The Time for a Home alliance welcomes the release of 25 Medevac refugees yesterday and 25 today from the Kangaroo Point Hotel Alternative Place of Detention (APOD) and Brisbane Immigration Transit Accommodation (BITA).
We can also confirm four people will be released this afternoon from the Darwin Mercure Hotel APOD, where women and families still remain detained, now for up to and over a year.
Last week the Time for a Home alliance – consisting of 140 organisations and community networks – handed over a petition with 36,923 signatures to 18 MPs from across Parliament, calling on the Government to release all people transferred from Offshore Processing from detention and resettle them in a safe, permanent home by World Refugee Day, 20 June 2021.
This week the Time For A Home Alliance is running a week of action with community events organised across Australia.
Sustained community pressure has now seen a total of 115 refugees released in five rounds from Melbourne and Brisbane detention centres since 20 January.
The Minister for Home Affairs has provided no reason as to why close to 100 people are still detained, while others are being released in small groups.
There has been no notice given to service organisations or people detained, no prior information or statements from the Government on what is happening.
Nor is there a resettlement solution for a permanent home for refugees, just more people on six-month bridging visas, with limited support and exclusion from safety nets, forced to rely on charity to survive in the community.
Thanush Selvarasa, human rights activist and recently released refugee said: “There are 25 more people released today in Brisbane, congratulations to all of them. I am so happy and full of relief that more of my brothers in detention in Brisbane have freedom.”
“They came here like me for medical help and their freedom is the best treatment for them to get better. All of the men and women must be released and we all need to have a home, not six-month bridging visas to live life on.”
Jana Favero, Director of Advocacy and Campaigns said: “These arbitrary, secretive and selective releases exacerbate deteriorating mental health of people in detention who are left with distressing uncertainty after 8 years of indefinite detention on and offshore. The Morrison Government must release all refugees who were transferred for medical treatment urgently, and find them a permanent home, so they can recover their health and start life again.”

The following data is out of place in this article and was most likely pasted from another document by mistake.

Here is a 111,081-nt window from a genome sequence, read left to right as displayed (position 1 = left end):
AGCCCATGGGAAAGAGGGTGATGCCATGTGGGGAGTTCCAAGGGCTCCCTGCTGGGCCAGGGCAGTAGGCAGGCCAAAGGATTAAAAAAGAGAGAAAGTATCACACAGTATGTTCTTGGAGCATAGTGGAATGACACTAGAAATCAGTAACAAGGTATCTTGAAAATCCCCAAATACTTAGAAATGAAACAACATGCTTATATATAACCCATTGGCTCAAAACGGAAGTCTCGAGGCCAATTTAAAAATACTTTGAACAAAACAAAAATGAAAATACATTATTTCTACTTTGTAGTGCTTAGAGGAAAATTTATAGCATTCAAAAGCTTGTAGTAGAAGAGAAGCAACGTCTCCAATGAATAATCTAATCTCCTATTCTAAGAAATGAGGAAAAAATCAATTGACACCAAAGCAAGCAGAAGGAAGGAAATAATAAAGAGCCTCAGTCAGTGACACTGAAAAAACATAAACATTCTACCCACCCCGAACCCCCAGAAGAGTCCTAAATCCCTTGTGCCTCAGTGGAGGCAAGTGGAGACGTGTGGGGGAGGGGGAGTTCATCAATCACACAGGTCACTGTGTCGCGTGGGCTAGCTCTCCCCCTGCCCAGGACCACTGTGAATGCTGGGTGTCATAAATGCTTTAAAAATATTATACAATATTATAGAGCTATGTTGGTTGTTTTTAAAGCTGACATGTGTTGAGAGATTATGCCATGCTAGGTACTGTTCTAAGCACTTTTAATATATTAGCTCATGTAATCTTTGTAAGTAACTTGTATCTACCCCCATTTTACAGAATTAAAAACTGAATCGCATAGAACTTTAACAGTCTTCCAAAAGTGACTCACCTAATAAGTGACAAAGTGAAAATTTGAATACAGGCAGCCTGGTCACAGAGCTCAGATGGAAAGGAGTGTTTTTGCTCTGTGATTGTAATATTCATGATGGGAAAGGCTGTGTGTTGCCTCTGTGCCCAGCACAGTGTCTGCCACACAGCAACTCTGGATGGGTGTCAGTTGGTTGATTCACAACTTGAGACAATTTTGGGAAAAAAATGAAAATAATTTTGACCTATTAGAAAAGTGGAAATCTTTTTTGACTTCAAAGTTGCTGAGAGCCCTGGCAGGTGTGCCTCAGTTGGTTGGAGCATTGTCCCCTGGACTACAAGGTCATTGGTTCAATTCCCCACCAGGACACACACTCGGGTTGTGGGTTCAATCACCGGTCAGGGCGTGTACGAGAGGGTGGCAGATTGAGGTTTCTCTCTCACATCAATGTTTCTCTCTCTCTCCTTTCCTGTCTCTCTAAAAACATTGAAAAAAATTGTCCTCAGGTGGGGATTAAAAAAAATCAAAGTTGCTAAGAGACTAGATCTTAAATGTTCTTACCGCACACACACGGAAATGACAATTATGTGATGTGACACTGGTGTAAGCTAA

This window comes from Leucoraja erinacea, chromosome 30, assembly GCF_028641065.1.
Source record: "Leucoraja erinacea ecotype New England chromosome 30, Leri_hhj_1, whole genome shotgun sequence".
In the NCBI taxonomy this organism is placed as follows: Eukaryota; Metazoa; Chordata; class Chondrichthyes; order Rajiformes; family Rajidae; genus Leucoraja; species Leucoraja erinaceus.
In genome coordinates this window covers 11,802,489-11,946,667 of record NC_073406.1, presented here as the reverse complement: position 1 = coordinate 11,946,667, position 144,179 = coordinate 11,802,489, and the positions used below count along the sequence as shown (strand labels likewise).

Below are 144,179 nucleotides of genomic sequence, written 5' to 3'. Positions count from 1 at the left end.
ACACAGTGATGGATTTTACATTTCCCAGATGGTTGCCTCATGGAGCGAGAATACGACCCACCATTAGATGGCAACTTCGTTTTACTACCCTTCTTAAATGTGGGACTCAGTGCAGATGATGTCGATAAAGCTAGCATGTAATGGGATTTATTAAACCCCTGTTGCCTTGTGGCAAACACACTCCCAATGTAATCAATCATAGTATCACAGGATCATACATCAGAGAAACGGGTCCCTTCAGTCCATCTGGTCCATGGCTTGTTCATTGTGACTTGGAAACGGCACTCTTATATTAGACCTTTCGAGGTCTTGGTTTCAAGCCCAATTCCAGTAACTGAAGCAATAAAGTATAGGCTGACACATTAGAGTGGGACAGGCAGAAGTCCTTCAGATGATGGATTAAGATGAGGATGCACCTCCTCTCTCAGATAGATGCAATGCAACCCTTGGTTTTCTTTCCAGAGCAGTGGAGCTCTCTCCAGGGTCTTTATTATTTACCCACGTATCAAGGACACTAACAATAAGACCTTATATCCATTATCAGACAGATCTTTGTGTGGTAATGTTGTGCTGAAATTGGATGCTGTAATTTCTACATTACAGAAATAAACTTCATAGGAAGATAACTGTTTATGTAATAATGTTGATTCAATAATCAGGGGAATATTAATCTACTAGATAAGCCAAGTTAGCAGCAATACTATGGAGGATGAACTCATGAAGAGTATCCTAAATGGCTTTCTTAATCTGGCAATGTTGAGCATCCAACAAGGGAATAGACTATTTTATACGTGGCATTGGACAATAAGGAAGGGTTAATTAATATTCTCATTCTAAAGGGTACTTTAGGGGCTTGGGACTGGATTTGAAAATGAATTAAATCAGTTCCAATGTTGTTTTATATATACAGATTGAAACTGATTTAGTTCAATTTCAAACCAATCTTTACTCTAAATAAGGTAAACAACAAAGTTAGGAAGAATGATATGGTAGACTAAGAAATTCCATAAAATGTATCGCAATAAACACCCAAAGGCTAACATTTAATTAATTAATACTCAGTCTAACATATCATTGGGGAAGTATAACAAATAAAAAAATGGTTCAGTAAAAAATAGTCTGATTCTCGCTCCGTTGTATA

Dr Graham Thom, Refugee Adviser at Amnesty International Australia, said: “While the release of more detainees from this cruel and arbitrary detention is obviously welcome, the Government must explain to the people of Australia why others still remain trapped both onshore and offshore. The suffering that many have now endured for eight years could be over in an instant if Home Affairs Minister, Peter Dutton, let them settle permanently in Australia or accepted the New Zealand offer that has been on the table since 2013.”
Sarah Dale, Centre Director and Principal Solicitor at the Refugee Advice and Casework Service (RACS) said: “The RACS team has spoken to people who are overwhelmed with emotion that they have been released, after years of detention and desperate conditions. Simultaneously there are many feeling overwhelmed as they remain held in detention, with no knowing what will happen to them or if they will ever get some sense of freedom.”
“We are seeing yet another unnecessarily arbitrary and sporadic process that continues to drastically impact people’s lives. The Government must release all refugees urgently.”
Marie Sellstrom, Committee Member at Rural Australians for Refugees said: “Rural Australians for Refugees are so delighted to see justice and freedom at long last for the men and women being released from indefinite detention. Many people seeking asylum and refugees are part of rural communities and we call on the Morrison Government to urgently release everyone, and take up New Zealand’s offer to resettle people or give them a permanent home in Australia.”
David Burke, Legal Director, Human Rights Law Centre said: “It is an incredible to watch men and women who have been arbitrarily detained finally walk to freedom. But these releases just show how unnecessary their detention was in the first place. More than 100 people remain in detention here and more than 200 offshore. Minister Dutton needs to immediately give these women and men a permanent home.”
“These releases are only the first step. Giving people 6-month visas without any support isn’t a solution. Every child, woman and man who has suffered from this policy needs the stability of a permanent visa so they can rebuild their lives.”
Story Source: Asylum Seeker Resource Centre
Ryan Fritz started The Advocate in 2014 to provide not-for-profits and charities another media platform to tell their worthwhile hard news stories and opinion pieces effortlessly. In 2020, Ryan formed a team of volunteer journalists to help spread even more high-quality stories from the third sector. He also has over 10 years experience as a media and communications professional for not-for-profits and charities and currently works at Redkite, a childhood cancer charity.